Death is a sexist matter. Preparing for it seems to be, at least. And that may partially explain why so many North Americans do not have an up-to-date will.
Surveys show that men are less comfortable than women when discussing their own eventual death. Most think they're either too young or too fit to talk about it.
Married women are more practical. They tend to live longer than men, and most are younger than their husbands. These two facts together can spell many years of self-reliance for women after years of shared responsibility. In general, married women plan to be on their own; their husbands do not.
(Since married couples form the majority of North Americans of marriageable age, their survey input overwhelms the input of others.)
The male-female attitude clash pits wives, who have a vital interest in their husband's will, against husbands who see no reason to rush. But it is not the only reason so many are without an up-to-date will.
For most people, visiting a lawyer is an unusual event that involves stress and cost. The requirements of a will often change as circumstances change: as children become adults; because of broken marriages (an affliction of some 50 percent of North Americans), as assets change and grow. The younger we are when we prepare a will, the greater the likelihood it will need change later, resulting in fresh legal fees. And to many this is reason enough to delay this acknowledgement of our mortality.
Appealing to a husband's sense of fair play, love and understanding may help. Honey is more likely to work than vinegar. As to the inconvenience and cost of repeated minor changes, there may be a simple solution.
Unless there's a change of marriage partners, most major elements of a will remain constant: "He/she gets the house and all my worldly wealth. So-and-so is appointed guardian for the kids, and my wife/husband is appointed executor because he/she is going to get it all, anyway." Along those lines, at least.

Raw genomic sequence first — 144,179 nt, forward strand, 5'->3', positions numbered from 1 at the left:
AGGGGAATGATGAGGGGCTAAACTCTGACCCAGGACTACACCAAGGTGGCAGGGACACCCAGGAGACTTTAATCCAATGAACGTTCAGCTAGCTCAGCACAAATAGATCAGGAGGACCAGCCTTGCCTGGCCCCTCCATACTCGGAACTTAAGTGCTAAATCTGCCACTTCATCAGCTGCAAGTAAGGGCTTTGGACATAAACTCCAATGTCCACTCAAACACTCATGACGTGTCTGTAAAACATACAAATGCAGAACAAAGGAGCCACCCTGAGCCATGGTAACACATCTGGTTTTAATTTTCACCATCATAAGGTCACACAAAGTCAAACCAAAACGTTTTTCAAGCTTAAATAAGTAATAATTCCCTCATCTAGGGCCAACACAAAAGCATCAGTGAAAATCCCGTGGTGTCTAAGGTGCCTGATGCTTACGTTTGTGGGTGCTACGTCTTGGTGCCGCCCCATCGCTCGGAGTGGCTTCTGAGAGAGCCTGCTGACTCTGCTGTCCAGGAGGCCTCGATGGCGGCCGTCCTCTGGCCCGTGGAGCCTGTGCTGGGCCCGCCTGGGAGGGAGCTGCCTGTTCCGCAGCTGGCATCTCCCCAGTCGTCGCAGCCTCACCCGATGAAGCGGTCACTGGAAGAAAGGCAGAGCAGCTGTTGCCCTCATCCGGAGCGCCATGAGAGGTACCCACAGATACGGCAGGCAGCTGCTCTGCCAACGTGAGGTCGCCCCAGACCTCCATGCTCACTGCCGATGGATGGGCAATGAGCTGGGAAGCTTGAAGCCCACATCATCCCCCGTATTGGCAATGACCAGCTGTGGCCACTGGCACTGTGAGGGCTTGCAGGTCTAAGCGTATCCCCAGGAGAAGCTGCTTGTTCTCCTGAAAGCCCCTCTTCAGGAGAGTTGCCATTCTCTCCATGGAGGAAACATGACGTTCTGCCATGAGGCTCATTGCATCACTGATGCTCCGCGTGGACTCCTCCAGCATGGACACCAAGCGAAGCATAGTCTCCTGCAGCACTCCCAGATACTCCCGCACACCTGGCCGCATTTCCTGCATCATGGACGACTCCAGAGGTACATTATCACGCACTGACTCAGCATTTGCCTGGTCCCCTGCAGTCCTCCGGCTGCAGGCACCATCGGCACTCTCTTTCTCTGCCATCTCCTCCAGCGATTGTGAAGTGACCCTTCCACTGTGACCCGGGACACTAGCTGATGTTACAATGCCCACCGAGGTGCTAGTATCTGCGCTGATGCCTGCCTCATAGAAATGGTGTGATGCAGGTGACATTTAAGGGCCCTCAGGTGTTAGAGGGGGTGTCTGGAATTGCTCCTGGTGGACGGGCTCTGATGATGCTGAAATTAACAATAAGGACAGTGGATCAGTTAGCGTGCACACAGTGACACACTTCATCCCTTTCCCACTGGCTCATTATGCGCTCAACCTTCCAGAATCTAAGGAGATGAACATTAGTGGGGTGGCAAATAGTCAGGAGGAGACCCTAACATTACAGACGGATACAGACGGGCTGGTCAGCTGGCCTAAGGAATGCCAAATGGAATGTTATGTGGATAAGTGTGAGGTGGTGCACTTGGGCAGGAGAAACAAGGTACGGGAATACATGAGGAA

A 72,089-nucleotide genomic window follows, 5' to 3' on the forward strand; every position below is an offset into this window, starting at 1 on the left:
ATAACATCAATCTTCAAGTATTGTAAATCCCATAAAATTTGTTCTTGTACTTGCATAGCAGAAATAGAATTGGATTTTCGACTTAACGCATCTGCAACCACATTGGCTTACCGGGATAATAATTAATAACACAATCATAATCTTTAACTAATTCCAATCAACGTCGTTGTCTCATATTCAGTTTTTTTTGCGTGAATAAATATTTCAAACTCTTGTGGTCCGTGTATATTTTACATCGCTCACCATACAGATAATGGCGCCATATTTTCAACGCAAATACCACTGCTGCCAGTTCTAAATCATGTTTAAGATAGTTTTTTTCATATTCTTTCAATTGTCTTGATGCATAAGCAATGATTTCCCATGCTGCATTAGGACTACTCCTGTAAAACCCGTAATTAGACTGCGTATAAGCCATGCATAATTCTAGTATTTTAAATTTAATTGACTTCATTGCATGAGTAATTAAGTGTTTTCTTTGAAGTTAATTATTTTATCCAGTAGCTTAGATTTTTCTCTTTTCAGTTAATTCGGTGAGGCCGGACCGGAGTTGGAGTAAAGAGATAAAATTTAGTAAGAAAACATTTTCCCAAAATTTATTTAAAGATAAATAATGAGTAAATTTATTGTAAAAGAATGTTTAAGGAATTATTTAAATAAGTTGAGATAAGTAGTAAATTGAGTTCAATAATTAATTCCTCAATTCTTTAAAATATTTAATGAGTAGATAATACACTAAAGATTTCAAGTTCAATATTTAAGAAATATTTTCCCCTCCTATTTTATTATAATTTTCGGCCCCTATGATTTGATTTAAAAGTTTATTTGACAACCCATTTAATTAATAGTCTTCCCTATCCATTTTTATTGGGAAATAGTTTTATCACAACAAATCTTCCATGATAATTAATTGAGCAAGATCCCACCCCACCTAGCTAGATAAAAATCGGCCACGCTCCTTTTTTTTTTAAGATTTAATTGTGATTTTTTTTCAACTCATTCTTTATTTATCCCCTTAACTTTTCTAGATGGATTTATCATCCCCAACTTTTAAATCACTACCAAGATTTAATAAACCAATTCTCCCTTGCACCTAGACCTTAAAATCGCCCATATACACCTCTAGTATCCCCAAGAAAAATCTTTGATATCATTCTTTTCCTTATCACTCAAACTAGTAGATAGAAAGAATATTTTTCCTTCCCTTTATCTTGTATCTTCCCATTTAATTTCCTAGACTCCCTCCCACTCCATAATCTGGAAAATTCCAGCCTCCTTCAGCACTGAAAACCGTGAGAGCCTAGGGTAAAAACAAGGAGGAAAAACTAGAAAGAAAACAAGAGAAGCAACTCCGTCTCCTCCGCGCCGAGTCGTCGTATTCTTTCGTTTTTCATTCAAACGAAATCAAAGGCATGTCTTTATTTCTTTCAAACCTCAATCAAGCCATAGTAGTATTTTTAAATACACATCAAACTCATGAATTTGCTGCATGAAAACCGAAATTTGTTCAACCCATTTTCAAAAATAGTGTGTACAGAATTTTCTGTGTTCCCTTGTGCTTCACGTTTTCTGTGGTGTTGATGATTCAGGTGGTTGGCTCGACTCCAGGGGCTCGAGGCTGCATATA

The simple way to deal with small issues, some of which can change quite frequently, is to have a separate informal document (it could be notes in a cheap exercise book or in a computer file) that spells out your wishes in clear terms. This document and its location should be listed in your will. As examples, it might list your knickknacks and who is to get them, who gets the cat and what special care she needs, and a list of things you have borrowed and from whom. Most change is likely to occur in this document, leaving the basic will untouched. Together they provide your executor with a clear view of your wishes - and you don't need a lawyer each time there's a change.
Most adults understand they should have a will, but most of us don't expect to die tomorrow. Tomorrow never comes, the saying goes. But with each new day tomorrow becomes today - and we have no way of knowing which today will be our last. Maybe that's why seven out of 10 North Americans die without a will, and eight out of 10 wills are not up to date. That means that just six of every 100 of us has a will that was reviewed in the past two years.
Which statistic are you?
This is just one of dozens of helpful ideas presented in The Estate Manual and its electronic counterpart, THEMES. The manual organizes the human side of estate planning. This area is often overlooked, but it makes a huge (and obvious) difference to survivors. It is an easy-to-use system for making sure nothing is left out of your planning. Learn more at:
Estate Manual. Com